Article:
Faith Of Tarot (Tarot, Book 3)
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Third in the series: the miracle planet is revealed.
On far Tarot dreams come true-and fanged nightmares stalk the land. Sent to pierce the dread curtain of the Animation that turns fantasy into hideous reality, the wanderer-monk Paul finds himself on a trip to the ultimate and most terrifying fantasy of them all...Hell.
This is the concluding volume in the three-part novel of Tarot. The first volume, God of Tarot, presented the challenge of finding God, and developed the character of the protagonist, Brother Paul of the Holy Order of Vision. The second volume, Vision of Tarot, explained the religious background of the quest, including the graphic reenactment of the crucifixion of Jesus Christ. Though the present volume is a unified tour of Hell, the novel should be more intelligible and meaningful if the reader goes through the prior two volumes. For those who are unable or unwilling to do so, here is a summary of the salient aspects:
Brother Paul is sent to Planet Tarot by his superior, the Reverend Mother Mary, to discover whether the Deity manifesting there is or is not God. He finds numerous schismatic religions there who also need to know the truth, so that they can unite and survive the rigors of colony life. He is the guest of the Reverend Siltz of the Second Church Communist, whose son wishes to marry Jeanette, a Scientologist; Siltz is strongly opposed. Brother Paul encounters the lovely woman Amaranth, who worships the snake-footed god Abraxas and seeks constantly to seduce Brother Paul. He is befriended by the Mormon Lee and the devil-worshiper Therion, who become his Good and Bad Companions in the visions, leading him respectively toward improvement or mischief.
He discovers he has a daughter, Carolyn, as yet unborn but whom he loves deeply. All parts are played by Planet Tarot colonists. They encounter the monster Bigfoot, and participate in a series of playlike scenes, seeking truth yet failing to resolve the issue. Brother Paul concludes that only by knowing himself, putting himself to the ultimate test, can he find God. He decides to visit his own, personal Hell—and his companions elect to accompany him, even there.
Volume III, Faith of Tarot, commences with the group's descent. Portions of this narrative may be objectionable to some readers. Hell is not a nice place!
of it seemed embarrassed; one child was blushing. "But you must promise never to tell." "Okay, I promise," Paul said. "What's the game?" "Clothespin," she said, and there was yet another general titter. What was so funny? "Okay," he repeated. "How do you play it?" "It's a contest," she said. She held up a clothespin—the old fashioned kind without a spring, just a cylinder of wood bifurcated at one end. The prongs normally slid over the clothes, pinning them to the clothesline so that the wind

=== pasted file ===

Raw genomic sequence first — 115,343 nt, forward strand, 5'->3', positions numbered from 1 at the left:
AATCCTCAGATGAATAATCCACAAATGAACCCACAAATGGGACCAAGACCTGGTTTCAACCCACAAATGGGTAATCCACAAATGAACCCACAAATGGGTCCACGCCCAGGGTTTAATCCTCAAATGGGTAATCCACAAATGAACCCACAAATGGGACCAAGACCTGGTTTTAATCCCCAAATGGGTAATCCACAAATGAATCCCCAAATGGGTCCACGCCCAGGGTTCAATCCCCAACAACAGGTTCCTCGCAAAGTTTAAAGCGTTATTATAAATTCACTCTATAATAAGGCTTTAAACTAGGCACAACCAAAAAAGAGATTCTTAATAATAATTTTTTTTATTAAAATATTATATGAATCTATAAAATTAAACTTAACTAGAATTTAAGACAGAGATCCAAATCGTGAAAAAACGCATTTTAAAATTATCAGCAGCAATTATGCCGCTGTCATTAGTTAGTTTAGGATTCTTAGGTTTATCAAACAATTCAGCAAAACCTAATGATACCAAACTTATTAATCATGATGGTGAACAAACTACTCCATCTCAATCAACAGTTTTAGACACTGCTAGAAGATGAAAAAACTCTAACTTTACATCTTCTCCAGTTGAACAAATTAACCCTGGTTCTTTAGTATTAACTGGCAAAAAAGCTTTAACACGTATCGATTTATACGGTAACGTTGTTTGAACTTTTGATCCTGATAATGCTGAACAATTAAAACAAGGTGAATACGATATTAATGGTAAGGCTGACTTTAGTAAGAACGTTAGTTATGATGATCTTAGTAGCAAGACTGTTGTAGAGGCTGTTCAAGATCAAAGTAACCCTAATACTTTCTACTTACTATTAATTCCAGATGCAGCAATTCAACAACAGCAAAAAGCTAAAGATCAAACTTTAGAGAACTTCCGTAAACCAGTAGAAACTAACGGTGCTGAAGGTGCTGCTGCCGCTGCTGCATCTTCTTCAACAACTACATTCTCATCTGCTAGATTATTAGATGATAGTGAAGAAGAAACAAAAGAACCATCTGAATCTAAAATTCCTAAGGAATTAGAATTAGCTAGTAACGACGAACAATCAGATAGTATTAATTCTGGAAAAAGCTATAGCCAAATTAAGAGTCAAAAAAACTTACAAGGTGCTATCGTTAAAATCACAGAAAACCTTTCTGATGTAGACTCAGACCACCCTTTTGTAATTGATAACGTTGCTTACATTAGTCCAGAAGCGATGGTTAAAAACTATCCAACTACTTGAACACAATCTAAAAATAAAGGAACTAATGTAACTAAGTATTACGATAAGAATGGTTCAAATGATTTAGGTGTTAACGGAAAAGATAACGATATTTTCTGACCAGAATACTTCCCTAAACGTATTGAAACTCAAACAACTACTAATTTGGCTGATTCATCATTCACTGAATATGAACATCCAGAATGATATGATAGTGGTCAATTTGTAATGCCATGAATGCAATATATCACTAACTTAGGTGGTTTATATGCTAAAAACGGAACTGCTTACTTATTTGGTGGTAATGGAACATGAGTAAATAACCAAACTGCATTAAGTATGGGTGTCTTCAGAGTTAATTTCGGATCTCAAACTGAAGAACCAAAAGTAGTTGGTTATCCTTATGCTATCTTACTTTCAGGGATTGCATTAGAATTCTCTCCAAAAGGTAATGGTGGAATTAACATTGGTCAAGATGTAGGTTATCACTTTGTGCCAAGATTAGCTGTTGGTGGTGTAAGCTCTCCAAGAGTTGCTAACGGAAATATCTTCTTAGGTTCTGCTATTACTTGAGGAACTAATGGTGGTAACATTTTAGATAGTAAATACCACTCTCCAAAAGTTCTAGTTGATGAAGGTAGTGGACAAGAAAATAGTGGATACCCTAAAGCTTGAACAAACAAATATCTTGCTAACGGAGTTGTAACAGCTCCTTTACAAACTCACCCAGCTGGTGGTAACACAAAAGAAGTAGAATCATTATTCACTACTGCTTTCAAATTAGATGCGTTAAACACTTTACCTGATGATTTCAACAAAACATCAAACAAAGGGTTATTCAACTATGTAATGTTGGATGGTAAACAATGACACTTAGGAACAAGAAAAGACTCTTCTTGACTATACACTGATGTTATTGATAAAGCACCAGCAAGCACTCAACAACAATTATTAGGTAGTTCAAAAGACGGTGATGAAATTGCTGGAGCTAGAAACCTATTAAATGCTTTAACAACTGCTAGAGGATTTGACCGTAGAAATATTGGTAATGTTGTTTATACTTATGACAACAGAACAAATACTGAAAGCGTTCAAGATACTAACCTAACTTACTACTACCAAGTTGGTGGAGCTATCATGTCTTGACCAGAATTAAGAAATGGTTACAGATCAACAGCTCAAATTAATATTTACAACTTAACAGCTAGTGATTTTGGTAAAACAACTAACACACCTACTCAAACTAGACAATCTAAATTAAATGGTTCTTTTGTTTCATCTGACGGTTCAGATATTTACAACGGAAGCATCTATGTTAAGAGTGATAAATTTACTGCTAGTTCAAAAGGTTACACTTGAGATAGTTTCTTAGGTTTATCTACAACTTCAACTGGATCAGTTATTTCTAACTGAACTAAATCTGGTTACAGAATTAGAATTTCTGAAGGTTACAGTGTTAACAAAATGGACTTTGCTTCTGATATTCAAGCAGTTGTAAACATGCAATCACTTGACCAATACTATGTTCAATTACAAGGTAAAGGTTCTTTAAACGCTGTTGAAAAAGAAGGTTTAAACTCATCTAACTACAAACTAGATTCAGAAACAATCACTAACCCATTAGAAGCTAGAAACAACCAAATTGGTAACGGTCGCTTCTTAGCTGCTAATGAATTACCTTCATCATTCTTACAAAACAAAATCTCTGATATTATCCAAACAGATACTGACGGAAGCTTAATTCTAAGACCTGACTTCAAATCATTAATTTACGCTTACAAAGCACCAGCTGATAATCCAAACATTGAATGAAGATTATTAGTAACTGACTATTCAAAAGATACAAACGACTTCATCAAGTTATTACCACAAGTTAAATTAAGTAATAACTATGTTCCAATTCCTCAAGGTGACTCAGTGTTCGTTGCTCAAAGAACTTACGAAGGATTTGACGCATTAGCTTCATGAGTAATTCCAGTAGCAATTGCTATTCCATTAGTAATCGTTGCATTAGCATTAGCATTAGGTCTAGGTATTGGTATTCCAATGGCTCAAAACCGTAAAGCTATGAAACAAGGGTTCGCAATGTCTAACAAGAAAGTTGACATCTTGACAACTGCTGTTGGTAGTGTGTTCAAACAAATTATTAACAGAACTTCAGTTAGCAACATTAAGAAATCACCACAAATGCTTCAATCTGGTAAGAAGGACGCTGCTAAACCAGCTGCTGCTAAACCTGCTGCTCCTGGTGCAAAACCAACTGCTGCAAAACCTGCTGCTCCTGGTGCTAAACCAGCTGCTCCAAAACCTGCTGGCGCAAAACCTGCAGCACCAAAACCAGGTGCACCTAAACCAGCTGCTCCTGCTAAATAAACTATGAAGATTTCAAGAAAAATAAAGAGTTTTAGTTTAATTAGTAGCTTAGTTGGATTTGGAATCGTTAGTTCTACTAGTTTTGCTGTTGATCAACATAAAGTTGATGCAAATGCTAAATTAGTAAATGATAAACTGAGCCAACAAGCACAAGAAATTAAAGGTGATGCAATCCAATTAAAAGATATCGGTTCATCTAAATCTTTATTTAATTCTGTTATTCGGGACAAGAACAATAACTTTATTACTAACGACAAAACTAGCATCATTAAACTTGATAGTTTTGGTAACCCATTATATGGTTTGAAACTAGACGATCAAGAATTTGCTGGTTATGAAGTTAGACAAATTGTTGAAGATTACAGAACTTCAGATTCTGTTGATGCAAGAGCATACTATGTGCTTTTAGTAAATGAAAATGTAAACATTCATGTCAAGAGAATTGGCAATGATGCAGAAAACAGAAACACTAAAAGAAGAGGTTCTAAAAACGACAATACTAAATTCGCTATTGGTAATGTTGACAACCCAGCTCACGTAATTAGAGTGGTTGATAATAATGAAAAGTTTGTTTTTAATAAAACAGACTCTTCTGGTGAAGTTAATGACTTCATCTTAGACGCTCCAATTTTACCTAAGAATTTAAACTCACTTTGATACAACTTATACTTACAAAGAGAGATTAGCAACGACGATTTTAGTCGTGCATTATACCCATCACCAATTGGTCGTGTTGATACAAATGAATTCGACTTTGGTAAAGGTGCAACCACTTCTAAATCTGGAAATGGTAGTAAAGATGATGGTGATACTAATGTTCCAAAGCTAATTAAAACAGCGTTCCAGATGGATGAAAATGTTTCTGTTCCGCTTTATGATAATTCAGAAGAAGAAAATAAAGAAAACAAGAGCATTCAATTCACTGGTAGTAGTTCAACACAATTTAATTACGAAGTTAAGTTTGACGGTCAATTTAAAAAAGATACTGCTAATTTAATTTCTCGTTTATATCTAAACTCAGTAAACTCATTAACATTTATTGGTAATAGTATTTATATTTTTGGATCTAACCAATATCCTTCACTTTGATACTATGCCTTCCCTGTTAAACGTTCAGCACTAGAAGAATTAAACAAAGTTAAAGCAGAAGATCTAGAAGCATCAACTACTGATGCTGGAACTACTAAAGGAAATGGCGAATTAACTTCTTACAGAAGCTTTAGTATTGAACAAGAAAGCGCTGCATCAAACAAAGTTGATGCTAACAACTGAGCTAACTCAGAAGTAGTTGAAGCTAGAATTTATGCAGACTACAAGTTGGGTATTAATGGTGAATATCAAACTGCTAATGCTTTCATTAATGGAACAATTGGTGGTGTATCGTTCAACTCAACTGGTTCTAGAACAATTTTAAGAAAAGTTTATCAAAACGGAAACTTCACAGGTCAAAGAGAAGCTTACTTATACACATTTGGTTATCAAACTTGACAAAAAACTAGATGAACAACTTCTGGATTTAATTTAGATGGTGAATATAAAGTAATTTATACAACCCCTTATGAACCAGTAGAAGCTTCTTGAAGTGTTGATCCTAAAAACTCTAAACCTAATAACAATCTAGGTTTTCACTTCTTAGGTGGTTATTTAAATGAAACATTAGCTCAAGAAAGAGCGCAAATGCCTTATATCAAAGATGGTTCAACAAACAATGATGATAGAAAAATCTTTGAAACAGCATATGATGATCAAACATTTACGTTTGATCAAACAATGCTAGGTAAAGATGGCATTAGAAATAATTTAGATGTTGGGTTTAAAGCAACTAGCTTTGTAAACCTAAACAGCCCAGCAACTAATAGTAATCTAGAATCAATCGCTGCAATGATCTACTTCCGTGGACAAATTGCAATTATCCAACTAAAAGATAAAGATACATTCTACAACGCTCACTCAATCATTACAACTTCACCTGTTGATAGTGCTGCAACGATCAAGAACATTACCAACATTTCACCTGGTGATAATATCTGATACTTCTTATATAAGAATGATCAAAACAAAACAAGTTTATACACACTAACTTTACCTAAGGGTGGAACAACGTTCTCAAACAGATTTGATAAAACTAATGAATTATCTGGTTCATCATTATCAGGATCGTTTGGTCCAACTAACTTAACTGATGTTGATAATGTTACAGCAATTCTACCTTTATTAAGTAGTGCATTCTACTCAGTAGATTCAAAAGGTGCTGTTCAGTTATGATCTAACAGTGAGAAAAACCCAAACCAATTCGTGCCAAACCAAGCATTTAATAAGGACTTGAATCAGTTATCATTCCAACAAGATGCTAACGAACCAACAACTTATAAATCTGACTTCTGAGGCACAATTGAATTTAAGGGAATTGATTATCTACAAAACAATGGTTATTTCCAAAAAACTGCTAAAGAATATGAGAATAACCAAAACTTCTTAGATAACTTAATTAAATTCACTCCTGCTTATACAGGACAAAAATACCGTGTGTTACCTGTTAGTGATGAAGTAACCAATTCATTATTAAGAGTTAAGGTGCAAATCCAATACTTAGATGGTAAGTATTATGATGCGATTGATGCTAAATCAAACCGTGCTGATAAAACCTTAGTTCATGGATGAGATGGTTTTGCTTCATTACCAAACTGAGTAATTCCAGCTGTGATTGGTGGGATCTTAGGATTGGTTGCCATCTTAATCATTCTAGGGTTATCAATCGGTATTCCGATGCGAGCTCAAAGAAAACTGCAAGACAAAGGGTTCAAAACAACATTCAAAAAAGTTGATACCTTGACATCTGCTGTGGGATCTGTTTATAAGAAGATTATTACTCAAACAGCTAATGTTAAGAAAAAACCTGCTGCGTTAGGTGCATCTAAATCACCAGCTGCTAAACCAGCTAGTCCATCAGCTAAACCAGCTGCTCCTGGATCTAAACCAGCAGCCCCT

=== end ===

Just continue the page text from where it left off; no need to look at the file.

went hungry. "I wonder if we're getting anywhere?" Satan murmured. "Well, we have plenty of time. On with it." Then the rush to cram into galoshes, overcoat, mittens, and hood, tying it close about his face to protect his ears. It was a long walk to school, but not bad once the path had been beaten down. It was cold out, but the wind was down; an inch of snow (a scant two centimeters in real measure) had fallen in the night, but this hardly obscured the deep track that had been broken through
be without resources and cannot repay you for your bread unless there is some service I can do." The Juggler looked at him appraisingly. "I will accept payment with a mere song." "A song?" Brother Paul found himself liking this unpretentious yet talented character, but this was confusing. "I do not claim to be an accomplished singer, though I do enjoy the form." "I will give you the tune so that you may hum as I play." And the Juggler put his shepherd's flute to his lips and played an oddly
as Lamps, Plasma, and Atoms; in fact the variations of Tarot among alien creatures dwarfed in number and imagination those Brother Paul had surveyed on Earth. This did not mean the medieval Tarot decks of Earth were forgotten; quite the opposite. The aliens gleefully adapted all the old cards to new purposes, filling out each deck to a hundred cards and overflowing into the Ghost. Every Tarot deck that had ever existed anywhere was, by the definition of the Temple of Tarot, valid. Concurrently,
fruit-producing plants or sweets-producing insects or useful animals. I also suspect controlled Animation can serve as a natural painkiller and as an excellent teaching tool. Thus specialists of various types will find uses for it. To control Animation they need the Bubbles. I believe the survival of the species is assured." Brother Paul frowned. "However, I am less sanguine about the prospects for our own human species, whose madness may be aggravated. Many quite beneficial drugs have been